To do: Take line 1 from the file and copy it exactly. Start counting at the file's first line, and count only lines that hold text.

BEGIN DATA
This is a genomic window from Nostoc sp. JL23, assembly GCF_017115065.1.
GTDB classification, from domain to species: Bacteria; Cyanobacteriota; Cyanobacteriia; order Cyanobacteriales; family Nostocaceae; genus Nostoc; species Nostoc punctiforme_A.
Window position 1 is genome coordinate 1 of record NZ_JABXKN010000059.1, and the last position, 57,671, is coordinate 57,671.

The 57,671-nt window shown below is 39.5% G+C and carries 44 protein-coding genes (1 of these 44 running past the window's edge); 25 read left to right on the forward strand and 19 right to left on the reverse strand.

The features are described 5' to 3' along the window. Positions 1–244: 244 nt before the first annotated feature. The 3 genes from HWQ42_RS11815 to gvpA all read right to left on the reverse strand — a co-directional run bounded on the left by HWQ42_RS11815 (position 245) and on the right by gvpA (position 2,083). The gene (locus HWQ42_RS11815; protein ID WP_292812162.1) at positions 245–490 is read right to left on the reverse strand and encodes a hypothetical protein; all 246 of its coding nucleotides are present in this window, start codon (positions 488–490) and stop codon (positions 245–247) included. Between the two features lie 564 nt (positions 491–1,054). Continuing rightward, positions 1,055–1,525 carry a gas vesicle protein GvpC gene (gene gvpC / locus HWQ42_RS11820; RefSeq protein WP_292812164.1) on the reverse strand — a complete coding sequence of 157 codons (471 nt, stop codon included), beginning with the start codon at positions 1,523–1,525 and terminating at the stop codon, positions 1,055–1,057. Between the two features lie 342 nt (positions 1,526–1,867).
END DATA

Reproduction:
This is a genomic window from Nostoc sp. JL23, assembly GCF_017115065.1.